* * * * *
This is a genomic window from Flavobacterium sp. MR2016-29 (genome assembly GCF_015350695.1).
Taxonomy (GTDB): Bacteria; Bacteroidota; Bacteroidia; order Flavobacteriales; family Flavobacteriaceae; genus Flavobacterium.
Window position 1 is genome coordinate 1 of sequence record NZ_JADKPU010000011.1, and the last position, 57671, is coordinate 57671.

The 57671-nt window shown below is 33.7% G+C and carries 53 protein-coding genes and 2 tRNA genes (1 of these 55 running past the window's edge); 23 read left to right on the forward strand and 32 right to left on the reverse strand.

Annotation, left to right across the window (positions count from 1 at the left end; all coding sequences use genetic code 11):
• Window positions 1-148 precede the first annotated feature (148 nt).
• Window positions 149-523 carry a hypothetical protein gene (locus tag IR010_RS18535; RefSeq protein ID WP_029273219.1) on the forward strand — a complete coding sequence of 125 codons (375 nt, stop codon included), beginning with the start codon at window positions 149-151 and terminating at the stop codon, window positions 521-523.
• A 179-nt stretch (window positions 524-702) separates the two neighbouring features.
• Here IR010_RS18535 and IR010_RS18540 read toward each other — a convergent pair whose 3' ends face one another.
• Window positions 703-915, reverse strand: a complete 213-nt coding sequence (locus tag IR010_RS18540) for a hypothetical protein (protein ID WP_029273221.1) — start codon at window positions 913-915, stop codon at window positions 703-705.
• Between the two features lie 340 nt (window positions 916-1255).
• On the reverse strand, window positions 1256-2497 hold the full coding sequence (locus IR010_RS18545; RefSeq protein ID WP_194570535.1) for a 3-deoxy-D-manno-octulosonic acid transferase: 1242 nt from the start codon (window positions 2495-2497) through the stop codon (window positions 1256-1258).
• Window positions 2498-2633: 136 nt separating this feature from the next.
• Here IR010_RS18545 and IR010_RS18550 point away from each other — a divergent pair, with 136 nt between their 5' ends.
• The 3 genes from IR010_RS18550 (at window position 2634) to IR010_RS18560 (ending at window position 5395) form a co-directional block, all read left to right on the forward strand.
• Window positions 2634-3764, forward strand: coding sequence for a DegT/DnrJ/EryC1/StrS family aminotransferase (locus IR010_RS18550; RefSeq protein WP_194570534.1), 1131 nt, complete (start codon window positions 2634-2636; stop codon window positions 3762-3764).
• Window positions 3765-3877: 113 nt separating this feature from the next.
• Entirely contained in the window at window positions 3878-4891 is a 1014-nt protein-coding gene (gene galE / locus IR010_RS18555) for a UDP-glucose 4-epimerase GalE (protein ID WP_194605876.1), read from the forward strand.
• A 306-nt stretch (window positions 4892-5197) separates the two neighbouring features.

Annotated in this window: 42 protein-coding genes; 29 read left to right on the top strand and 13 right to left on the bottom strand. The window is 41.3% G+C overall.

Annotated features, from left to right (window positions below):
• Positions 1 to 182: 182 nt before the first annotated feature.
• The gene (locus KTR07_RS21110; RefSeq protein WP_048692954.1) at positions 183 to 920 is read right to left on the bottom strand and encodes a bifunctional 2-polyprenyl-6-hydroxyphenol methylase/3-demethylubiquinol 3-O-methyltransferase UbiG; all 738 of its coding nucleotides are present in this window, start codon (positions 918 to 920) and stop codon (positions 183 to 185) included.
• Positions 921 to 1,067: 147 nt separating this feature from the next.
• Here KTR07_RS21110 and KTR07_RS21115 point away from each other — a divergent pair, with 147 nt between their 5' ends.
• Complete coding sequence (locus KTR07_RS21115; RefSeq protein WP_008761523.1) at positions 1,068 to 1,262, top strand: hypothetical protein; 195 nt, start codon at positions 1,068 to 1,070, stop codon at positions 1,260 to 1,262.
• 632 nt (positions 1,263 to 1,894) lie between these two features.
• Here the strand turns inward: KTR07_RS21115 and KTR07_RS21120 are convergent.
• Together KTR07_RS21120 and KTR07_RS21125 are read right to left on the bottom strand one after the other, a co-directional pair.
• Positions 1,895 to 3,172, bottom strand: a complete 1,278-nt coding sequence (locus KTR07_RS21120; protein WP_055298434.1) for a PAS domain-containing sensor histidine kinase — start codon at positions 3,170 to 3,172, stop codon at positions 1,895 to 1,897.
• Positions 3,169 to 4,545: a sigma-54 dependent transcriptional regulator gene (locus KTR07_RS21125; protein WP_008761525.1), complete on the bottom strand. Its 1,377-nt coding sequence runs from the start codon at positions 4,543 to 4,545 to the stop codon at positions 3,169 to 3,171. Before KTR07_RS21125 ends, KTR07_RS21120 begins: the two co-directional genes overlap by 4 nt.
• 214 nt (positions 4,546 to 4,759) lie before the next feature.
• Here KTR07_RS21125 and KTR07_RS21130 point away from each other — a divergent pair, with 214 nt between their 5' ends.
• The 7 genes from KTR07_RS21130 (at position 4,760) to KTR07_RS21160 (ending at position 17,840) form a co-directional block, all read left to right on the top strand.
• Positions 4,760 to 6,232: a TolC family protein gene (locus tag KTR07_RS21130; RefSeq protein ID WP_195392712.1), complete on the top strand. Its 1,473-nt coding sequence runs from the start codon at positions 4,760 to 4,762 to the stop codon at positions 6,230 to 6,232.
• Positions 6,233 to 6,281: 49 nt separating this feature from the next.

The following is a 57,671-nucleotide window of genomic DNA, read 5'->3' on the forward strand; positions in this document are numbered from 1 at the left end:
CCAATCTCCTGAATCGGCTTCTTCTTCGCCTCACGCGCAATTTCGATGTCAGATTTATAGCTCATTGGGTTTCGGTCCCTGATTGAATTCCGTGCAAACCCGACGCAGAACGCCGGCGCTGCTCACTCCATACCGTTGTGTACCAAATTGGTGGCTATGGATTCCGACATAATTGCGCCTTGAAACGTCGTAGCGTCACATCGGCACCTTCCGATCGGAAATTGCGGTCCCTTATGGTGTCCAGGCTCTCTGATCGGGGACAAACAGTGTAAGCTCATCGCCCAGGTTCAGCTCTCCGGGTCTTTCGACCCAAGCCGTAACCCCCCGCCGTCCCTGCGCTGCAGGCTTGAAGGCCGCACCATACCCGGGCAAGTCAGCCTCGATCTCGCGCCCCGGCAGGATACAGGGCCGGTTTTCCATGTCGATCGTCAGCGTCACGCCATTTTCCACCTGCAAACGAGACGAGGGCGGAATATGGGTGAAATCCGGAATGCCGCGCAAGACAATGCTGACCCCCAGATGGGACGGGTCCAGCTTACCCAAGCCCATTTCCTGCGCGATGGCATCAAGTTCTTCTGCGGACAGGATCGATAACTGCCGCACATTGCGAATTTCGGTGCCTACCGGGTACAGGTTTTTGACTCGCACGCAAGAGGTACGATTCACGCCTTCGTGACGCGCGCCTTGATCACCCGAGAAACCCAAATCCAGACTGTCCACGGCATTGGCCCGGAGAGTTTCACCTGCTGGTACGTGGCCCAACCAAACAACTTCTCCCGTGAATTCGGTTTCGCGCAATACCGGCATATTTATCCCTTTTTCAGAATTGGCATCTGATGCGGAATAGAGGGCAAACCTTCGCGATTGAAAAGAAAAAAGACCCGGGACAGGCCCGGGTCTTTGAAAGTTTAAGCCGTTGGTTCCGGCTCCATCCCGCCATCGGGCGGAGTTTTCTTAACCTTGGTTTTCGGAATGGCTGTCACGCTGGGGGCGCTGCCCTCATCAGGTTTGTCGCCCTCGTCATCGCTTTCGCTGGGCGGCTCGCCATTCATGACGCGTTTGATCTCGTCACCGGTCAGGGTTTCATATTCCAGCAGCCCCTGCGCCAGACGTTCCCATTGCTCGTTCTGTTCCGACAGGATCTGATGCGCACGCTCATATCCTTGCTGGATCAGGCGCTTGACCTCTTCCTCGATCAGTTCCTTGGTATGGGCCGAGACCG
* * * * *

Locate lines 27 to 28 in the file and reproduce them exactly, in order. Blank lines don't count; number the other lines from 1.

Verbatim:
• 632 nt (positions 1,263 to 1,894) lie between these two features.
• Here the strand turns inward: KTR07_RS21115 and KTR07_RS21120 are convergent.